Giggling as they race down the skyway, Kiara and Keisy Vazquez Renteria make bets on who will win. The 10-year-old twins look mostly identical, even down to their superfast power wheelchairs.
That’s right. Kiara and Keisy aren’t running their race. They’re wheeling—or, more accurately, they’re zooming. The girls share a diagnosis of muscular dystrophy, a progressive condition that results in muscle weakness and lost mobility.
They’ve got each other’s backs
According to their mom, Sara Vazquez, the girls’ personalities couldn’t be more different. “They complement each other,” she says. “Kiara is more reserved. She observes first. Keisy is spontaneous. She doesn’t know danger. I sometimes joke that Kiara is Keisy’s mother.”
Despite their yin-and-yang personalities, Vazquez describes Kiara and Keisy as close. “They take care of each another and look out for each other,” she says of the girls, who play wheelchair soccer and attend Muscular Dystrophy Association (MDA) summer camp together. Keisy and Kiara also share a love of Disney princesses like Elena of Avalor—they remark that she’s a Latina, like them—and Frozen’s Elsa and Anna.
Coping with difficult news
Kiara and Keisy were born at just 27 weeks, so Vazquez and her husband, Michelle Vazquez Trujillo, initially thought prematurity explained the motor delays both girls were experiencing. Their pediatrician suspected something more and referred them to Gillette at age 1.
Testing at Gillette revealed a surprising blow: the girls had muscular dystrophy. “All this was very new for our family,” explains Vazquez. “Gillette helped us cope, helped us understand the girls’ situation.”
Kiara and Keisy became patients at the hospital’s Neuromuscular Clinic, which integrates neurologists, rehabilitation medicine specialists, pulmonologists, cardiologists and orthopedists to treat kids who have conditions like muscular dystrophy. They also began physical, occupational and speech therapy.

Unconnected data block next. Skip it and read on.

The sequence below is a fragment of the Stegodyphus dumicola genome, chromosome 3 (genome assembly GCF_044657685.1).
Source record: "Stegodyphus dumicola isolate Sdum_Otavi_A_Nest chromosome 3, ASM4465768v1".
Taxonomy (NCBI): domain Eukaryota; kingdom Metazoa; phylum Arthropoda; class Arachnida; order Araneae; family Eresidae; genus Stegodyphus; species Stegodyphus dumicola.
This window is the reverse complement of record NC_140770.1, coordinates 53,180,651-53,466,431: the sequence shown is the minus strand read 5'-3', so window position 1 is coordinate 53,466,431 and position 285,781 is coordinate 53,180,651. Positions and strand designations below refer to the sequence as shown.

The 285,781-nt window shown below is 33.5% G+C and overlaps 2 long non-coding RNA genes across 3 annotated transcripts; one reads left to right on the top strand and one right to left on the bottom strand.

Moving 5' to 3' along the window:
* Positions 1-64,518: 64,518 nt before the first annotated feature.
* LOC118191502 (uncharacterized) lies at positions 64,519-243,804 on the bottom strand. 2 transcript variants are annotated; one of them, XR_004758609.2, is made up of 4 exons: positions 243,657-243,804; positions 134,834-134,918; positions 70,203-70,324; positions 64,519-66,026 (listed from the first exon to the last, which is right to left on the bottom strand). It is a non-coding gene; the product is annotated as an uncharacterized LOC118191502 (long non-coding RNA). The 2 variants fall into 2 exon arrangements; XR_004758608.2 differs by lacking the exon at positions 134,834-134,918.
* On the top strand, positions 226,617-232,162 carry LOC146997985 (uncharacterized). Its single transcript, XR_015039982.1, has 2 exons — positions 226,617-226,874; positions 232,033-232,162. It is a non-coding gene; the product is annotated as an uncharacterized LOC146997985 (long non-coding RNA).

“No matter the steps you take, it’s something that will continue to progress,” acknowledges Vazquez. “We’re fortunate that Kiara and Keisy have been, for the most part, healthy girls.”
Instilling a sense of belonging
The girls’ parents emphasize to Kiara and Keisy that nothing is “wrong” with them. They do chores, go to school, and have the same responsibilities as their older siblings. “The key is to treat them as equals,” says Vazquez, “and they will see themselves as equals. Of course we help them more. But we don’t treat them differently.”
This philosophy, says Vazquez, is reinforced during visits to Gillette. “They see kids who have similar conditions, other kids in wheelchairs. It’s a comfortable environment where they feel like they belong.”
Kiara and Keisy’s family has learned not to worry about the future; to appreciate each day. It’s not only because of the girls’ condition, explains Vazquez. “It’s anyone in our family—you never know if someone isn’t going to be here for the next day. So we live day by day and enjoy every moment.”
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